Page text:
I find this very confusing because ot the use of specific words like locally. I want to make a form in adobe x and then I want to use that form with adobe reader on an ipad to fill in the form and I want to be able to save each form with the name of the patient. what are the limitations of the use of the reader? will I have to recreate the form after 500 uses? this is very confusing and non sensical. Please elaborate if you can?
Many Thanks if you do
Read the policy statement at http://www.adobe.com/products/eulas/pdfs/Reader_Extension_Policy_A10-5 -31-2011.pdf
I'm still confused. I'm the one who is filling in the forms. I am filling in the forms on an iPad using reader X. They are evaluation forms. I want to save them to print them when I get home or email them to the company which needs to read them. They will probably print them for the patients paper file. I will need to sign the printed form. I would like to know what this means for my situation.
Since you only want to use Reader for iOS, you don't need to bother Reader-enabling it since it (and non-Adobe PDF viewers) will save filled-in forms without any usage rights. The downside is its support for forms is significantly less than Reader for Windows/Mac.
I would like to allow the users of my form to save what they have typed, but only as a separate copy. I do not want their entered information to be saved in the original document. Is this possible, and if so, how do I do it?
If I'm working in Reader (Version 10.1.2) on a non rights-enabled PDF (it says on the top that I can fill out the form but cannot save data typed into the form), is there any way to get around this and save data typed into the form? Is there an Adobe product available for purchase that will allow me to save data or a version of the PDF with my data filled in? Or does this capability solely depend on how the PDF was created? I am a non-profit grantwriter, and it seems to be more and more common that we cannot save filled-out versions of PDFs that Foundations create, which is an issue in terms of our record-keeping and file-sharing abilities. Does anyone have any ideas for me on how to deal with this, or is there an Adobe product that would solve my problem? Thanks much!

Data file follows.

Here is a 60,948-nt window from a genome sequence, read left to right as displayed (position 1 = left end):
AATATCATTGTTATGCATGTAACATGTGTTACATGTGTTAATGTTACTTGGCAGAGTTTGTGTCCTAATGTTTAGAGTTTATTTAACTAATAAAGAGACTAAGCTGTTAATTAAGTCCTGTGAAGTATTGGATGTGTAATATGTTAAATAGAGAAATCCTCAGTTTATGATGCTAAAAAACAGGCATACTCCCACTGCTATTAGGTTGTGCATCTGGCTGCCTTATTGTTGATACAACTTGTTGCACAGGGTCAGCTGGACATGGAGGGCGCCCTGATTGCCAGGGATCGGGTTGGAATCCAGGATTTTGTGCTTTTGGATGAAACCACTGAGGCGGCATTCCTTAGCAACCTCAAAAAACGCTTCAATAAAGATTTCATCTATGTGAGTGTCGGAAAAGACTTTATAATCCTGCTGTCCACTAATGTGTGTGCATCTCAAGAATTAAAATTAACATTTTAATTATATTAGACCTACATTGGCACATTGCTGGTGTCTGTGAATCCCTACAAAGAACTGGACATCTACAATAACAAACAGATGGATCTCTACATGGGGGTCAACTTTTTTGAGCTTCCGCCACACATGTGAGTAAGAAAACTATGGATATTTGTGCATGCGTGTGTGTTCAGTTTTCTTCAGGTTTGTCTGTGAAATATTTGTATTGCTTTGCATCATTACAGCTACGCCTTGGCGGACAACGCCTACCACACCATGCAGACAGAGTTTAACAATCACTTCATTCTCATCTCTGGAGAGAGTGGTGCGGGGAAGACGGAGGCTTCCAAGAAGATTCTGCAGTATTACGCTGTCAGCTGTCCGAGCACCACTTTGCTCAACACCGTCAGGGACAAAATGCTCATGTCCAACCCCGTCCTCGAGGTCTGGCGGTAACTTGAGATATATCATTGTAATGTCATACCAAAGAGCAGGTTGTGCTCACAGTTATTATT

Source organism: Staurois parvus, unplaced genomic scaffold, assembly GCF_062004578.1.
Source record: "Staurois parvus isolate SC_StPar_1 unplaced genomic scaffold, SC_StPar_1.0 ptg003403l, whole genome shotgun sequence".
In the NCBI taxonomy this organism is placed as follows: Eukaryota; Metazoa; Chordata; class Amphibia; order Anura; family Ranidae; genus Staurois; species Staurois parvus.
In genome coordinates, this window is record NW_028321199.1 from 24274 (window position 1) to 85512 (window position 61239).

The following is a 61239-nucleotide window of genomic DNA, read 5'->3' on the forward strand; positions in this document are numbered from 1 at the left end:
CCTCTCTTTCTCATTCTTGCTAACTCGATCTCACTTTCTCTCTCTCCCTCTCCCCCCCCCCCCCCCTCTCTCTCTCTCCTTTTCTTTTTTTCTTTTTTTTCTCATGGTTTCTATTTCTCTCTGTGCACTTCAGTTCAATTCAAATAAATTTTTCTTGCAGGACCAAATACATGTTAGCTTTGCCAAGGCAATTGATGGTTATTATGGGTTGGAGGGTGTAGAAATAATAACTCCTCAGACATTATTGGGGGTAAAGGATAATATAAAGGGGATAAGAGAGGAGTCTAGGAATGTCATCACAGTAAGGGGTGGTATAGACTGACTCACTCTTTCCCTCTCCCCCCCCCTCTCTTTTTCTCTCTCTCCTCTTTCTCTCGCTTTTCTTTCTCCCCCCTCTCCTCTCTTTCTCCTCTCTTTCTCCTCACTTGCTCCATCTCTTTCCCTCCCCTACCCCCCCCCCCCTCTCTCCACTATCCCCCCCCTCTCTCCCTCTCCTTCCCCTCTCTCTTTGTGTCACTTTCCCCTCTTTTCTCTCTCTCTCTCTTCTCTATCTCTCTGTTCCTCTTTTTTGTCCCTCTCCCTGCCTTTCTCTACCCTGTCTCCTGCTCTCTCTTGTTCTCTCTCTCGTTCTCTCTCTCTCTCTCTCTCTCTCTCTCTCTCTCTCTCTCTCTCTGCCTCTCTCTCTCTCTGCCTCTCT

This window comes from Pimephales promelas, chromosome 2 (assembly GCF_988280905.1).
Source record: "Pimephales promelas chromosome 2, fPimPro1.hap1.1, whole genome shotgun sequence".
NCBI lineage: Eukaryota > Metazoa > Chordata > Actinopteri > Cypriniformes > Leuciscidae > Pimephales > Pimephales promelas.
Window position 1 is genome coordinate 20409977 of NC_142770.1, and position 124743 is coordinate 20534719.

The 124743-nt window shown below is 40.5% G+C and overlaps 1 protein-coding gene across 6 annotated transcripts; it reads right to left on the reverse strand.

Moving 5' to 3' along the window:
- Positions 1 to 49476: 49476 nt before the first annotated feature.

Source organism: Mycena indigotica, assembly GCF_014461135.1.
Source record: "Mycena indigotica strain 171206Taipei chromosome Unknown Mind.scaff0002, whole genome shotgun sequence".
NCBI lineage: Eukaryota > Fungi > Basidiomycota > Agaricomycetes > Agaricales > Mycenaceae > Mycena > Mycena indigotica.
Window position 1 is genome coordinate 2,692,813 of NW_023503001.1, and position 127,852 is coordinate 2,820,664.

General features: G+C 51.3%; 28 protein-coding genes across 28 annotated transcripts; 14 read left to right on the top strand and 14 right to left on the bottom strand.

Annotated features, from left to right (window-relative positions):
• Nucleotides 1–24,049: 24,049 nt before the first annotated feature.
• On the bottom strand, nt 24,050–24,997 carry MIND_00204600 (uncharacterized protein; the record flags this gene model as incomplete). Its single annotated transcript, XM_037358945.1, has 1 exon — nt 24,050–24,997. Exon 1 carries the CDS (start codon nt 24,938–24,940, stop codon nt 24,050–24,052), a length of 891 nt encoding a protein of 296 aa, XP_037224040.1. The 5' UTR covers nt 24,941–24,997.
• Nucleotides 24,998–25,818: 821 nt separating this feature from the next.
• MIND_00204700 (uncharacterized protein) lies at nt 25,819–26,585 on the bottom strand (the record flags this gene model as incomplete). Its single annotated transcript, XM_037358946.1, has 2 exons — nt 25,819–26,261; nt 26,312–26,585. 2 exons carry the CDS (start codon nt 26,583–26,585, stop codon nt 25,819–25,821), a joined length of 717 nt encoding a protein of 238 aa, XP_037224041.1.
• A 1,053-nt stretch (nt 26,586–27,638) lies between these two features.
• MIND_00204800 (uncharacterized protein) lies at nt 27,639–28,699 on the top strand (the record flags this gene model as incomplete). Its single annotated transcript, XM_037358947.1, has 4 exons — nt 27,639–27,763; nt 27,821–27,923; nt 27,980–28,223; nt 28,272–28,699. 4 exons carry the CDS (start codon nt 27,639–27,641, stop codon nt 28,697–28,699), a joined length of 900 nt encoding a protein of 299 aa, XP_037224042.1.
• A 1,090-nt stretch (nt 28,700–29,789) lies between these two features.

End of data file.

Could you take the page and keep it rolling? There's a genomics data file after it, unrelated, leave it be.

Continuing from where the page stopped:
Acrobat is available for the Mac and can save filled-in PDF forms. Unfortunately the lower priced Acrobat Standard is not available on the Mac, so you'd need to get Acrobat Pro.
Note that the Preview application on the Mac is capable of saving filled-in PDF forms, but it corrupts them in a number of ways when it saves. It also doesn't support any scripting, which is how field formatting, automatic calculations, and other things are implemented. But if you will only be using Preview to work with the form, it might be sufficient for your needs. Just realize that if such a form is later opened in Reader/Acrobat, the form data probably won't be visible and it very well may not work as intended.
I'm wondering if this would work: use Acrobat ExportPDF to convert the PDF into Word, fill in my data as needed, and then Save As back to a PDF. I'm an independent contractor who works part-time, so I need a budget-friendly solution, and ExportPDF is only $20/year. But I'd like to know if it's likely to work well for this purpose before I purchase. Also, I have an older MacBook (almost 5 years old) in need of upgrading itself - it looks like ExportPDF an online service, not software I have to download to my computer and might have compatibility issues with an older computer??
How would I know if the document is secured? For this particular PDF I'm dealing with right now, here's what the Security Document Properties says:
Security Method: No Security
Document Assembly: Not allowed
Content copying: allowed
Content copying for accessibility: allowed
Page extraction: allowed
Commenting: not allowed
Filling of form fields: allowed
Signing: Not allowed
Creation of Template pages: not allowed
Can you provide more explanation surrounding the digital signature? Is a digital signature where a client would "type in" their name or would a digital sigature be where a client would use a stylus and sign their name?
A 'digital signature" is a digital object that is unique to an individual like a pen and ink signature. The user creates a special certificate to which the user is the only one to have the password. There is a private key used but he user to apply the certificate to a signature field and then there is a public key that the user can provide to others to verify the digital signature. If the proper certificate system is used the digital signature can be a legally binding as a pen and ink signature in a commercial or legal situation.
This if different than a facsimile image of a pen and ink signature.
I'm still fuzzy on some of the limited 500 thing.
The wording in "Number of deployed..." states: "...can collect only 500 responses from the filled-in form. This includes both hard copy and electronic submissions..." While the wording under "Number of recipients..." states:"The Acrobat customer can send an unlimited number of copies of the extended doc to those 500 recipients and collect unlimited responses from the filled-in form."